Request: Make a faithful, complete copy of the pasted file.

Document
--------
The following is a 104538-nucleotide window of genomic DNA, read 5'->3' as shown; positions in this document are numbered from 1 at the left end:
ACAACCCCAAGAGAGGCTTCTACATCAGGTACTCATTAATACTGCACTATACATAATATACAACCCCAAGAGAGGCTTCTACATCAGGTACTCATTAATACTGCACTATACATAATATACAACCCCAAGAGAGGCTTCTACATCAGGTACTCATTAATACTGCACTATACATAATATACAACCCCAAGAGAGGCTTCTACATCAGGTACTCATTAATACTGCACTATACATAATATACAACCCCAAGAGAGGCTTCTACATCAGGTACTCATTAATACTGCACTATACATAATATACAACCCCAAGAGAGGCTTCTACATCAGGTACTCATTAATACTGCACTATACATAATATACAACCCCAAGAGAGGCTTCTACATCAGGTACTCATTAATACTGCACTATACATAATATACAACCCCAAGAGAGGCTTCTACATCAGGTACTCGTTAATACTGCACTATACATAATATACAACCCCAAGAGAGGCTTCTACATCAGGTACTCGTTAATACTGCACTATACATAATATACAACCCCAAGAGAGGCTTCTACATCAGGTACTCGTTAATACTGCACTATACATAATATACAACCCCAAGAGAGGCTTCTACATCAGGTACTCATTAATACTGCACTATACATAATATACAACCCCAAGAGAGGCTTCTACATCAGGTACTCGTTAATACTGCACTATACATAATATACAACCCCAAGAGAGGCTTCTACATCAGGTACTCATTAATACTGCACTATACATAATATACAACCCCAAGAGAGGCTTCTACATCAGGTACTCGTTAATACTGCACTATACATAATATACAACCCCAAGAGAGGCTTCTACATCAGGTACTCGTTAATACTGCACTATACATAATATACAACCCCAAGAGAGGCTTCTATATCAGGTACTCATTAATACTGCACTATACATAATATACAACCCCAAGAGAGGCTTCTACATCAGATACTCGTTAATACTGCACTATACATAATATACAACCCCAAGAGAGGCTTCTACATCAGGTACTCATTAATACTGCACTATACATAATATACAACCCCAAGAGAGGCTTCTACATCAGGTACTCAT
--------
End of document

The following is a 104538-nucleotide window of genomic DNA, read 5'->3' as shown; positions in this document are numbered from 1 at the left end:
ACAACCCCAAGAGAGGCTTCTACATCAGGTACTCATTAATACTGCACTATACATAATATACAACCCCAAGAGAGGCTTCTACATCAGGTACTCATTAATACTGCACTATACATAATATACAACCCCAAGAGAGGCTTCTACATCAGGTACTCATTAATACTGCACTATACATAATATACAACCCCAAGAGAGGCTTCTACATCAGGTACTCATTAATACTGCACTATACATAATATACAACCCCAAGAGAGGCTTCTACATCAGGTACTCATTAATACTGCACTATACATAATATACAACCCCAAGAGAGGCTTCTACATCAGGTACTCATTAATACTGCACTATACATAATATACAACCCCAAGAGAGGCTTCTACATCAGGTACTCATTAATACTGCACTATACATAATATACAACCCCAAGAGAGGCTTCTACATCAGGTACTCGTTAATACTGCACTATACATAATATACAACCCCAAGAGAGGCTTCTACATCAGGTACTCGTTAATACTGCACTATACATAATATACAACCCCAAGAGAGGCTTCTACATCAGGTACTCGTTAATACTGCACTATACATAATATACAACCCCAAGAGAGGCTTCTACATCAGGTACTCATTAATACTGCACTATACATAATATACAACCCCAAGAGAGGCTTCTACATCAGGTACTCGTTAATACTGCACTATACATAATATACAACCCCAAGAGAGGCTTCTACATCAGGTACTCATTAATACTGCACTATACATAATATACAACCCCAAGAGAGGCTTCTACATCAGGTACTCGTTAATACTGCACTATACATAATATACAACCCCAAGAGAGGCTTCTACATCAGGTACTCGTTAATACTGCACTATACATAATATACAACCCCAAGAGAGGCTTCTATATCAGGTACTCATTAATACTGCACTATACATAATATACAACCCCAAGAGAGGCTTCTACATCAGATACTCGTTAATACTGCACTATACATAATATACAACCCCAAGAGAGGCTTCTACATCAGGTACTCATTAATACTGCACTATACATAATATACAACCCCAAGAGAGGCTTCTACATCAGGTACTCAT